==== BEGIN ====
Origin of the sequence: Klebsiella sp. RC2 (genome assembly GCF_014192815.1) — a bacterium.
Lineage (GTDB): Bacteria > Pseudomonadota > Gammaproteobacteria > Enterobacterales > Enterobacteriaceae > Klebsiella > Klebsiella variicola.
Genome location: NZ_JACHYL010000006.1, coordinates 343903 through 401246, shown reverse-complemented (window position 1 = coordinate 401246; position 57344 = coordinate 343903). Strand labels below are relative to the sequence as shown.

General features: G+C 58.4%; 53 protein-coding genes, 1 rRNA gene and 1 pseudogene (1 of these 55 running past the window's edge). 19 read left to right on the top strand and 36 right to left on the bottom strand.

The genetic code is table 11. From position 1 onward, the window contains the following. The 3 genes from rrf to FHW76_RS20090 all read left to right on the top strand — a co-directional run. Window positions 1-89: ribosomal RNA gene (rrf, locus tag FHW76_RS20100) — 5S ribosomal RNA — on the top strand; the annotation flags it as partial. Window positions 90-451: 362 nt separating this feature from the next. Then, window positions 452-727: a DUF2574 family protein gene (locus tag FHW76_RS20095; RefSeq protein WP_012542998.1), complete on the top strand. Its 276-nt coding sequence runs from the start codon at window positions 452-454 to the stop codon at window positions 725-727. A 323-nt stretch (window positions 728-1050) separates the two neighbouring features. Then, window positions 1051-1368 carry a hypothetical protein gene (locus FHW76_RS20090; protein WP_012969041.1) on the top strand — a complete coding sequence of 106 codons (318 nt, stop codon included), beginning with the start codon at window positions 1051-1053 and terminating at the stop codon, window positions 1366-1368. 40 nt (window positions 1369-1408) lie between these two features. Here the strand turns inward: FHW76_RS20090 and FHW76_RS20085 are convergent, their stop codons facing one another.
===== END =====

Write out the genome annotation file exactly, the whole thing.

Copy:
Origin of the sequence: Klebsiella sp. RC2 (genome assembly GCF_014192815.1) — a bacterium.
Lineage (GTDB): Bacteria > Pseudomonadota > Gammaproteobacteria > Enterobacterales > Enterobacteriaceae > Klebsiella > Klebsiella variicola.
Genome location: NZ_JACHYL010000006.1, coordinates 343903 through 401246, shown reverse-complemented (window position 1 = coordinate 401246; position 57344 = coordinate 343903). Strand labels below are relative to the sequence as shown.

General features: G+C 58.4%; 53 protein-coding genes, 1 rRNA gene and 1 pseudogene (1 of these 55 running past the window's edge). 19 read left to right on the top strand and 36 right to left on the bottom strand.

The genetic code is table 11. From position 1 onward, the window contains the following. The 3 genes from rrf to FHW76_RS20090 all read left to right on the top strand — a co-directional run. Window positions 1-89: ribosomal RNA gene (rrf, locus tag FHW76_RS20100) — 5S ribosomal RNA — on the top strand; the annotation flags it as partial. Window positions 90-451: 362 nt separating this feature from the next. Then, window positions 452-727: a DUF2574 family protein gene (locus tag FHW76_RS20095; RefSeq protein WP_012542998.1), complete on the top strand. Its 276-nt coding sequence runs from the start codon at window positions 452-454 to the stop codon at window positions 725-727. A 323-nt stretch (window positions 728-1050) separates the two neighbouring features. Then, window positions 1051-1368 carry a hypothetical protein gene (locus FHW76_RS20090; protein WP_012969041.1) on the top strand — a complete coding sequence of 106 codons (318 nt, stop codon included), beginning with the start codon at window positions 1051-1053 and terminating at the stop codon, window positions 1366-1368. 40 nt (window positions 1369-1408) lie between these two features. Here the strand turns inward: FHW76_RS20090 and FHW76_RS20085 are convergent, their stop codons facing one another.